The town of Alfont (no one knows what happened to the final “e” in the name) had a post office at one time that was run by William Molden who also established a general store and warehouse. Alfont’s growth slowed when Fortville grew and attracted much of the trade and the community’s settlers. The town maintained prosperity until the 1890s when natural gas was discovered in Ingalls. The town of Ingalls was created in 1893.

Alfont was made a tragic place on February 2, 1924 at 4 p.m. when two interurban trains crashed. The Indianapolis east-bound had telescoped the west-bound’s front car, slicing into it. This threw people inside the cars and crushed others between the seats. Then a fire broke out within minutes, thus burning alive many of those trapped passengers. One passenger, Ruby A. (Hiday) Jones, from Fortville who taught at Madison Heights High School and authored a weekly column for the Middletown News and the Alexandria Times Tribune recounted the tragedy in an article back in 1969. She remembers nearly boarding the front car, but it was too full and she and her mother went to the trailer coach. When the cars struck, her seat was reversed and she fell flat on the floor. An older gentleman was sent sprawling in the aisle. No one in the back cars knew what had happened and felt no panic. Then the screams began. Once on the platform and they saw that a car was crushed, a friend told them to run and to not look back. Ruby did look back and saw a woman wedged into one of the front car windows, half-in half-out. The windows were so high that the people on the ground could not help those trapped in the cars. Then the fire broke out. Twenty-one people died and many others were injured. Four “unknown persons” that were killed in the train wreck were buried in the East Maplewood Cemetery.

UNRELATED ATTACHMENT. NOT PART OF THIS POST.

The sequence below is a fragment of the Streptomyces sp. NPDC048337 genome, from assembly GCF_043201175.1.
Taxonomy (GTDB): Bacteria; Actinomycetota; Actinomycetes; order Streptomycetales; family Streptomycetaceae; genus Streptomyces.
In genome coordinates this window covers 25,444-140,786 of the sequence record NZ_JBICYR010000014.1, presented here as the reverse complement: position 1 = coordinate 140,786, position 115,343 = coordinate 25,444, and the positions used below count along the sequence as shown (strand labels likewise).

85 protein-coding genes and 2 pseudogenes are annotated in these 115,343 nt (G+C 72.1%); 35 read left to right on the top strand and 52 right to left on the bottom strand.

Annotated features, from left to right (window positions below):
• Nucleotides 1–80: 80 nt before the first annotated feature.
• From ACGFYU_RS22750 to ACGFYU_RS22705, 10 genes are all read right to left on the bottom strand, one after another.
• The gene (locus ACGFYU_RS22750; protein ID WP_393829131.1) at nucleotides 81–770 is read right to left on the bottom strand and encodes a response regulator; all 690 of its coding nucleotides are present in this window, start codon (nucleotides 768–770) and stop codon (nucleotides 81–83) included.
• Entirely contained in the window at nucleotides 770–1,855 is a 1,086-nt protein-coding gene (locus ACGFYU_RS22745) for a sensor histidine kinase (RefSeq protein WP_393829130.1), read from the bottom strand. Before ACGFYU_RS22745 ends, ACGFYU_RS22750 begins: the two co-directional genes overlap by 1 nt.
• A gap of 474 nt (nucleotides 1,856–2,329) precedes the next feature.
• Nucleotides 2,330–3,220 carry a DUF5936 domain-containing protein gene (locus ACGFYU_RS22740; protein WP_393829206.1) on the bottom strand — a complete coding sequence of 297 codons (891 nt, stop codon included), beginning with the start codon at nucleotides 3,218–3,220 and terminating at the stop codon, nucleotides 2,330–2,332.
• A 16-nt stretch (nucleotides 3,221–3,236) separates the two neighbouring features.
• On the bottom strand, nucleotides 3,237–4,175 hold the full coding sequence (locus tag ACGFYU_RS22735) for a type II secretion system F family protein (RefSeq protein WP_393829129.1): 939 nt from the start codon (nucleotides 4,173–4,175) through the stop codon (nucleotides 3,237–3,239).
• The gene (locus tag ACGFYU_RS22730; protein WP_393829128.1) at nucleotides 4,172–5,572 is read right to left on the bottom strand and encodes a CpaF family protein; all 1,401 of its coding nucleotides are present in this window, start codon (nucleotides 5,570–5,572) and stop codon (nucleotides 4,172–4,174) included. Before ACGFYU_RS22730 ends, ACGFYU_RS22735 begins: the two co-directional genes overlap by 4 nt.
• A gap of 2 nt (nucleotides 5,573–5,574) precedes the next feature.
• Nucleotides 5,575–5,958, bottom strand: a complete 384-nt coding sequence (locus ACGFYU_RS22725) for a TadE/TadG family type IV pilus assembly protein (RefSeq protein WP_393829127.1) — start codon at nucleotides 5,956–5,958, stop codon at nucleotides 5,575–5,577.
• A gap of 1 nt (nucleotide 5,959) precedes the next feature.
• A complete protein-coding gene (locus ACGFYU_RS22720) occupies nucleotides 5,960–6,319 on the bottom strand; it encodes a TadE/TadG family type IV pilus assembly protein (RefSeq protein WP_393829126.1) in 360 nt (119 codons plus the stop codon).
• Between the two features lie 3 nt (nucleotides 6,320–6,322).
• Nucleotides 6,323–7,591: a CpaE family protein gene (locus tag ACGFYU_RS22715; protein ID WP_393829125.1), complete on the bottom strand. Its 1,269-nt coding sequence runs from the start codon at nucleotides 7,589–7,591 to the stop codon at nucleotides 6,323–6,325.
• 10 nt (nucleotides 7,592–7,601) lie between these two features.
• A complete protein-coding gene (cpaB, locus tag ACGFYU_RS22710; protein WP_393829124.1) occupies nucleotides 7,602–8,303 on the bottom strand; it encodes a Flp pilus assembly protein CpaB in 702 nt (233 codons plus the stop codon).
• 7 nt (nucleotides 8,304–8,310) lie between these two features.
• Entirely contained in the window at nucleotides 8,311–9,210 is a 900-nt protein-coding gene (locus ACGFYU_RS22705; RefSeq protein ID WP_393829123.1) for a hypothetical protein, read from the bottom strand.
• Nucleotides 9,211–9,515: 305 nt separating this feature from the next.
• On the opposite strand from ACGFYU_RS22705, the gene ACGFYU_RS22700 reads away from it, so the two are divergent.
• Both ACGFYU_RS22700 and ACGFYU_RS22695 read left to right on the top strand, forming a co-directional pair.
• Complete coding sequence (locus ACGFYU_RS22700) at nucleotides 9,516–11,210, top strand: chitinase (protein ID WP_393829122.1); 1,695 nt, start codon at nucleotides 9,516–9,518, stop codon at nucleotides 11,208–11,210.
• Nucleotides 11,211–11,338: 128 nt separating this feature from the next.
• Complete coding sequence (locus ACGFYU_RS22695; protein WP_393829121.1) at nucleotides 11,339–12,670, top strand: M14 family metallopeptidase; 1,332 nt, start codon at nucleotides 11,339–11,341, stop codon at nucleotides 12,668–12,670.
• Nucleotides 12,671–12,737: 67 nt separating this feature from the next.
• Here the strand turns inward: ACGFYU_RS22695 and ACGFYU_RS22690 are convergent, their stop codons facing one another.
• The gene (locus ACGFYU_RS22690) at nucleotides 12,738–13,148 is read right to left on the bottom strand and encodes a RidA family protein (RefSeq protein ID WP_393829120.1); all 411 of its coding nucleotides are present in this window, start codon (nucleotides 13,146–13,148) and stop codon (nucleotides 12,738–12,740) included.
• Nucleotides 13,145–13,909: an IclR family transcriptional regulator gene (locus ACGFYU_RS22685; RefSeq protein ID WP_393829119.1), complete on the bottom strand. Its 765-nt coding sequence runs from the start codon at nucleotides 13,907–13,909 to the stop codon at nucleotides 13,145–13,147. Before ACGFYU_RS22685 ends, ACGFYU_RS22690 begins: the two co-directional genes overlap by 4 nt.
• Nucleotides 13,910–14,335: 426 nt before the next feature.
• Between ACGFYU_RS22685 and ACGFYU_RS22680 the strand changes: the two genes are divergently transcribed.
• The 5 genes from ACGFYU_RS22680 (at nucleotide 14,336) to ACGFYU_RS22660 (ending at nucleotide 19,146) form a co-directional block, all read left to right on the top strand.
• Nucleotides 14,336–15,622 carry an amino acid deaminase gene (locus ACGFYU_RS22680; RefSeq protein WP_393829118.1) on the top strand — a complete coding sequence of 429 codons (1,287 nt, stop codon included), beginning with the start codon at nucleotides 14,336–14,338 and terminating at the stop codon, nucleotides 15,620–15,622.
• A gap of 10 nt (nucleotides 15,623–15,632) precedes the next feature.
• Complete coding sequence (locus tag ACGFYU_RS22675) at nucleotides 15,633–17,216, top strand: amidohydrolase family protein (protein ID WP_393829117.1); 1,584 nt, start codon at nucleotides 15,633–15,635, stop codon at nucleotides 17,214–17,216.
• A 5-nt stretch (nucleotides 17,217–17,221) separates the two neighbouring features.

Currently, only the older generation of those who grew up in the area truly remember Alfont as a town, though Alfont is still on modern maps. If you would like to visit Alfont, the town is located just north of the railroad tracks at the corner of Hwy 67 and S. County Road 750 W. which is across the street from the United Pentecostal Church Camp.


  • History of Hancock County, Indiana, Its People, Industries and Institutions. George J. Richman. B. L., Federal Publishing Co., Indianapolis: IN, 1916.
  • Fortville 1949 Centennial Souvenir Program
  • "Alfont Older Than Fortville, Says Historian; Gen. James Alfonte Recalls Boyhood Days Here." Fortville Tribune 15 Sept. 1949 : 1.
  • "Interurban Crash Survivors." Fortville Tribune 6 Feb. 1969 : 1.
  • "Interurban Tragedy Recalled." Fortville Tribune 27 March 1969 : 13.